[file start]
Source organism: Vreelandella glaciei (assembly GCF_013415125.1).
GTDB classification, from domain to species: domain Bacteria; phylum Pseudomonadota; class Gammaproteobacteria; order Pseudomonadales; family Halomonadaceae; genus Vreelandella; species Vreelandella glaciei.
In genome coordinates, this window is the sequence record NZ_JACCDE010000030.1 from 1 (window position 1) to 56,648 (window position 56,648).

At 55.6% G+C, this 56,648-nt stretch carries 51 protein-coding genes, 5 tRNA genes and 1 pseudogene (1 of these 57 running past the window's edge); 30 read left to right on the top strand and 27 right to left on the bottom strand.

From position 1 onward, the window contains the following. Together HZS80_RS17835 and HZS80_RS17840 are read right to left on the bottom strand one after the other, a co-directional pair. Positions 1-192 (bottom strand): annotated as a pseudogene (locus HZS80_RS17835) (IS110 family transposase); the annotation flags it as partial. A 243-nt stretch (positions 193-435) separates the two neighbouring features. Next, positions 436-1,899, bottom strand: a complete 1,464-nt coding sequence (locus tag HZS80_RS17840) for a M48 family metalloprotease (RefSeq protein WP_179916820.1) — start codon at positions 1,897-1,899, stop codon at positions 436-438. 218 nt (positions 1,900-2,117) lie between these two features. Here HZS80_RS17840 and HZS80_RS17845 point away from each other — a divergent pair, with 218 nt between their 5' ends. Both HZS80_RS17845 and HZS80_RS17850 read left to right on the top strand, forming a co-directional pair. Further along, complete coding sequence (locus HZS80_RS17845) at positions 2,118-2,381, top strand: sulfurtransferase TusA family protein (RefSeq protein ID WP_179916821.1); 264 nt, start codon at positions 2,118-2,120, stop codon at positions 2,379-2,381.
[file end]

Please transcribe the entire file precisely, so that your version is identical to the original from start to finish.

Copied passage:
Source organism: Vreelandella glaciei (assembly GCF_013415125.1).
GTDB classification, from domain to species: domain Bacteria; phylum Pseudomonadota; class Gammaproteobacteria; order Pseudomonadales; family Halomonadaceae; genus Vreelandella; species Vreelandella glaciei.
In genome coordinates, this window is the sequence record NZ_JACCDE010000030.1 from 1 (window position 1) to 56,648 (window position 56,648).

At 55.6% G+C, this 56,648-nt stretch carries 51 protein-coding genes, 5 tRNA genes and 1 pseudogene (1 of these 57 running past the window's edge); 30 read left to right on the top strand and 27 right to left on the bottom strand.

From position 1 onward, the window contains the following. Together HZS80_RS17835 and HZS80_RS17840 are read right to left on the bottom strand one after the other, a co-directional pair. Positions 1-192 (bottom strand): annotated as a pseudogene (locus HZS80_RS17835) (IS110 family transposase); the annotation flags it as partial. A 243-nt stretch (positions 193-435) separates the two neighbouring features. Next, positions 436-1,899, bottom strand: a complete 1,464-nt coding sequence (locus tag HZS80_RS17840) for a M48 family metalloprotease (RefSeq protein WP_179916820.1) — start codon at positions 1,897-1,899, stop codon at positions 436-438. 218 nt (positions 1,900-2,117) lie between these two features. Here HZS80_RS17840 and HZS80_RS17845 point away from each other — a divergent pair, with 218 nt between their 5' ends. Both HZS80_RS17845 and HZS80_RS17850 read left to right on the top strand, forming a co-directional pair. Further along, complete coding sequence (locus HZS80_RS17845) at positions 2,118-2,381, top strand: sulfurtransferase TusA family protein (RefSeq protein ID WP_179916821.1); 264 nt, start codon at positions 2,118-2,120, stop codon at positions 2,379-2,381.